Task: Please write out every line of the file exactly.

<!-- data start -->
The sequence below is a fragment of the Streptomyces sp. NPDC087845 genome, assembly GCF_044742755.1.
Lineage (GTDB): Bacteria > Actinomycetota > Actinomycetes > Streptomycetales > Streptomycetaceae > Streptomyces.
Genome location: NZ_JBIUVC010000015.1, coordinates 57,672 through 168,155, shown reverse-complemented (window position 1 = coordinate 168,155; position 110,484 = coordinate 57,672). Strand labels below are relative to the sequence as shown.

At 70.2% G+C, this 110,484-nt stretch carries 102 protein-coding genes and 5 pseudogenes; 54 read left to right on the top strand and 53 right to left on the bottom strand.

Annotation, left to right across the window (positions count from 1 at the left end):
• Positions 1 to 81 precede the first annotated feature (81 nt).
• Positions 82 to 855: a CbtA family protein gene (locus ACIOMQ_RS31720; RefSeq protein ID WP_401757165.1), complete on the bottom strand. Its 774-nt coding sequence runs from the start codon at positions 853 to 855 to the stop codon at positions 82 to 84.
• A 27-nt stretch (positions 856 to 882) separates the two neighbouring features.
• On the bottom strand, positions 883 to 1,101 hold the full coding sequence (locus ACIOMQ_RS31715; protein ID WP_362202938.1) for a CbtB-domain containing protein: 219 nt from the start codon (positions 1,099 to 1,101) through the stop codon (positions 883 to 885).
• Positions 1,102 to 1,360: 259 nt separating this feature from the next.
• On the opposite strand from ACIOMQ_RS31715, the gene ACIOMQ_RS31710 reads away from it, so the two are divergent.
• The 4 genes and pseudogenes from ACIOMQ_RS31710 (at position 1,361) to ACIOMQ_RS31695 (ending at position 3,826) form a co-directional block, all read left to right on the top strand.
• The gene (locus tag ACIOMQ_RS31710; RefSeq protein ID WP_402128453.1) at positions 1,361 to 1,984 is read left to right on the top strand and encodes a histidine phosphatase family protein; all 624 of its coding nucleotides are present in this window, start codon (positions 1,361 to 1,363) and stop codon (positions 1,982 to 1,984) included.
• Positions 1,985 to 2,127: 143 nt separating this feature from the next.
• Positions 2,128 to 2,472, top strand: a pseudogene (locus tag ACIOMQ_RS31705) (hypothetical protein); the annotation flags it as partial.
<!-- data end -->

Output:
The sequence below is a fragment of the Streptomyces sp. NPDC087845 genome, assembly GCF_044742755.1.
Lineage (GTDB): Bacteria > Actinomycetota > Actinomycetes > Streptomycetales > Streptomycetaceae > Streptomyces.
Genome location: NZ_JBIUVC010000015.1, coordinates 57,672 through 168,155, shown reverse-complemented (window position 1 = coordinate 168,155; position 110,484 = coordinate 57,672). Strand labels below are relative to the sequence as shown.

At 70.2% G+C, this 110,484-nt stretch carries 102 protein-coding genes and 5 pseudogenes; 54 read left to right on the top strand and 53 right to left on the bottom strand.

Annotation, left to right across the window (positions count from 1 at the left end):
• Positions 1 to 81 precede the first annotated feature (81 nt).
• Positions 82 to 855: a CbtA family protein gene (locus ACIOMQ_RS31720; RefSeq protein ID WP_401757165.1), complete on the bottom strand. Its 774-nt coding sequence runs from the start codon at positions 853 to 855 to the stop codon at positions 82 to 84.
• A 27-nt stretch (positions 856 to 882) separates the two neighbouring features.
• On the bottom strand, positions 883 to 1,101 hold the full coding sequence (locus ACIOMQ_RS31715; protein ID WP_362202938.1) for a CbtB-domain containing protein: 219 nt from the start codon (positions 1,099 to 1,101) through the stop codon (positions 883 to 885).
• Positions 1,102 to 1,360: 259 nt separating this feature from the next.
• On the opposite strand from ACIOMQ_RS31715, the gene ACIOMQ_RS31710 reads away from it, so the two are divergent.
• The 4 genes and pseudogenes from ACIOMQ_RS31710 (at position 1,361) to ACIOMQ_RS31695 (ending at position 3,826) form a co-directional block, all read left to right on the top strand.
• The gene (locus tag ACIOMQ_RS31710; RefSeq protein ID WP_402128453.1) at positions 1,361 to 1,984 is read left to right on the top strand and encodes a histidine phosphatase family protein; all 624 of its coding nucleotides are present in this window, start codon (positions 1,361 to 1,363) and stop codon (positions 1,982 to 1,984) included.
• Positions 1,985 to 2,127: 143 nt separating this feature from the next.
• Positions 2,128 to 2,472, top strand: a pseudogene (locus tag ACIOMQ_RS31705) (hypothetical protein); the annotation flags it as partial.